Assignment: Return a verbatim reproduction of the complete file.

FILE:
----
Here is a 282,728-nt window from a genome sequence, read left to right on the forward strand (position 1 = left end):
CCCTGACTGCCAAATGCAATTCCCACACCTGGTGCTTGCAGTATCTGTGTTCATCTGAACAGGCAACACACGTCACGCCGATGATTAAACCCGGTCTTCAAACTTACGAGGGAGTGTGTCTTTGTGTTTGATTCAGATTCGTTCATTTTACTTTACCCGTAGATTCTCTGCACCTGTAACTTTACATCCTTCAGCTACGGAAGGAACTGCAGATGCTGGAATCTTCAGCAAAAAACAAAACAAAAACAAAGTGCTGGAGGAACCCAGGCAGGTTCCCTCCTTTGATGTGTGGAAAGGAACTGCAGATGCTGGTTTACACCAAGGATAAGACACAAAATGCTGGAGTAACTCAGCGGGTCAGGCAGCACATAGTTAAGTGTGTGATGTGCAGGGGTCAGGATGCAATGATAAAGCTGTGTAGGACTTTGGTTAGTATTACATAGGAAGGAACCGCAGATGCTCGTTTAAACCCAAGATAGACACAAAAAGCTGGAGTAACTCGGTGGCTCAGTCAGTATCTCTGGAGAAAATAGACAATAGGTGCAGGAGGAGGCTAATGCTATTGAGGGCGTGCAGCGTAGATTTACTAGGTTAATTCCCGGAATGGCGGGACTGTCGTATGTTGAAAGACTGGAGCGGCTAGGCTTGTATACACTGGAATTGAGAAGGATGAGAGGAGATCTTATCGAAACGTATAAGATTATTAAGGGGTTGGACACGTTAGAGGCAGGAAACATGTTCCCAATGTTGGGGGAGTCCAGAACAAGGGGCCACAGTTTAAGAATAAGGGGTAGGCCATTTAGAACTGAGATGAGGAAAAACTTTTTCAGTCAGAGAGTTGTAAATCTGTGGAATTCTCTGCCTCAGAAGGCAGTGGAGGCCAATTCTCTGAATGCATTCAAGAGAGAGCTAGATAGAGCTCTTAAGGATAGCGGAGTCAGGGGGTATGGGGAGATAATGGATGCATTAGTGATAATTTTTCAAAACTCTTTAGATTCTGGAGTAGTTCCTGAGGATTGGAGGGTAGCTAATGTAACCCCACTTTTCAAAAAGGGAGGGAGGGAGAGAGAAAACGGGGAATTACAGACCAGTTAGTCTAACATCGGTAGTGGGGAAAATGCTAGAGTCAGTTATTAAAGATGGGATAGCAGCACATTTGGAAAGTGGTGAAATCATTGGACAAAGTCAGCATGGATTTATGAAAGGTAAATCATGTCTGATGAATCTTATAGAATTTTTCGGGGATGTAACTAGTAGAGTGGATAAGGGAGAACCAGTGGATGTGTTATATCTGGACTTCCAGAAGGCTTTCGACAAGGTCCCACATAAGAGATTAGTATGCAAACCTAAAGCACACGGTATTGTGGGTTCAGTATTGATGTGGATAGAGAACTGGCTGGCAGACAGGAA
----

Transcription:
Here is a 282,728-nt window from a genome sequence, read left to right on the forward strand (position 1 = left end):
CCCTGACTGCCAAATGCAATTCCCACACCTGGTGCTTGCAGTATCTGTGTTCATCTGAACAGGCAACACACGTCACGCCGATGATTAAACCCGGTCTTCAAACTTACGAGGGAGTGTGTCTTTGTGTTTGATTCAGATTCGTTCATTTTACTTTACCCGTAGATTCTCTGCACCTGTAACTTTACATCCTTCAGCTACGGAAGGAACTGCAGATGCTGGAATCTTCAGCAAAAAACAAAACAAAAACAAAGTGCTGGAGGAACCCAGGCAGGTTCCCTCCTTTGATGTGTGGAAAGGAACTGCAGATGCTGGTTTACACCAAGGATAAGACACAAAATGCTGGAGTAACTCAGCGGGTCAGGCAGCACATAGTTAAGTGTGTGATGTGCAGGGGTCAGGATGCAATGATAAAGCTGTGTAGGACTTTGGTTAGTATTACATAGGAAGGAACCGCAGATGCTCGTTTAAACCCAAGATAGACACAAAAAGCTGGAGTAACTCGGTGGCTCAGTCAGTATCTCTGGAGAAAATAGACAATAGGTGCAGGAGGAGGCTAATGCTATTGAGGGCGTGCAGCGTAGATTTACTAGGTTAATTCCCGGAATGGCGGGACTGTCGTATGTTGAAAGACTGGAGCGGCTAGGCTTGTATACACTGGAATTGAGAAGGATGAGAGGAGATCTTATCGAAACGTATAAGATTATTAAGGGGTTGGACACGTTAGAGGCAGGAAACATGTTCCCAATGTTGGGGGAGTCCAGAACAAGGGGCCACAGTTTAAGAATAAGGGGTAGGCCATTTAGAACTGAGATGAGGAAAAACTTTTTCAGTCAGAGAGTTGTAAATCTGTGGAATTCTCTGCCTCAGAAGGCAGTGGAGGCCAATTCTCTGAATGCATTCAAGAGAGAGCTAGATAGAGCTCTTAAGGATAGCGGAGTCAGGGGGTATGGGGAGATAATGGATGCATTAGTGATAATTTTTCAAAACTCTTTAGATTCTGGAGTAGTTCCTGAGGATTGGAGGGTAGCTAATGTAACCCCACTTTTCAAAAAGGGAGGGAGGGAGAGAGAAAACGGGGAATTACAGACCAGTTAGTCTAACATCGGTAGTGGGGAAAATGCTAGAGTCAGTTATTAAAGATGGGATAGCAGCACATTTGGAAAGTGGTGAAATCATTGGACAAAGTCAGCATGGATTTATGAAAGGTAAATCATGTCTGATGAATCTTATAGAATTTTTCGGGGATGTAACTAGTAGAGTGGATAAGGGAGAACCAGTGGATGTGTTATATCTGGACTTCCAGAAGGCTTTCGACAAGGTCCCACATAAGAGATTAGTATGCAAACCTAAAGCACACGGTATTGTGGGTTCAGTATTGATGTGGATAGAGAACTGGCTGGCAGACAGGAA